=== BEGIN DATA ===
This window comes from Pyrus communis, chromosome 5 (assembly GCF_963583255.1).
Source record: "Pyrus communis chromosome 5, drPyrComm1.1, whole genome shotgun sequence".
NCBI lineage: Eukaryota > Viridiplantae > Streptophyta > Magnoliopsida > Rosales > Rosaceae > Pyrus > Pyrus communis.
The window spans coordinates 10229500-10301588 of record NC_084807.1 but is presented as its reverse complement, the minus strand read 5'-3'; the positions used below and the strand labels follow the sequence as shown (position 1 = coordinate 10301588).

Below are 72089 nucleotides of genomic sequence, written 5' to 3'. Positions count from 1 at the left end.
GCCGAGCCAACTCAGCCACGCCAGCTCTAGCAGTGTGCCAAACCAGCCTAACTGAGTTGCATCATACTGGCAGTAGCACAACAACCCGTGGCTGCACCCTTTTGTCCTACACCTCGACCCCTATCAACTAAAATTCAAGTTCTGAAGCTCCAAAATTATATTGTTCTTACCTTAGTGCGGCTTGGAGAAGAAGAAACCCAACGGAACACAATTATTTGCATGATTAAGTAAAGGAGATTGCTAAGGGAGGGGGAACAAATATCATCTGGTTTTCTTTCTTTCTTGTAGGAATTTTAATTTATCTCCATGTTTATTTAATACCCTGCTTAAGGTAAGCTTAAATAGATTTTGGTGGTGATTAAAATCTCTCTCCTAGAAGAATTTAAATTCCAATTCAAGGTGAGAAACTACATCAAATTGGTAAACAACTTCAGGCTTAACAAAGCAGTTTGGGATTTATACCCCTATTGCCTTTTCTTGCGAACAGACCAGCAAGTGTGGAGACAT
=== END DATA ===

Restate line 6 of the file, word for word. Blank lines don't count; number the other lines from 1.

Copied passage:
GCCGAGCCAACTCAGCCACGCCAGCTCTAGCAGTGTGCCAAACCAGCCTAACTGAGTTGCATCATACTGGCAGTAGCACAACAACCCGTGGCTGCACCCTTTTGTCCTACACCTCGACCCCTATCAACTAAAATTCAAGTTCTGAAGCTCCAAAATTATATTGTTCTTACCTTAGTGCGGCTTGGAGAAGAAGAAACCCAACGGAACACAATTATTTGCATGATTAAGTAAAGGAGATTGCTAAGGGAGGGGGAACAAATATCATCTGGTTTTCTTTCTTTCTTGTAGGAATTTTAATTTATCTCCATGTTTATTTAATACCCTGCTTAAGGTAAGCTTAAATAGATTTTGGTGGTGATTAAAATCTCTCTCCTAGAAGAATTTAAATTCCAATTCAAGGTGAGAAACTACATCAAATTGGTAAACAACTTCAGGCTTAACAAAGCAGTTTGGGATTTATACCCCTATTGCCTTTTCTTGCGAACAGACCAGCAAGTGTGGAGACAT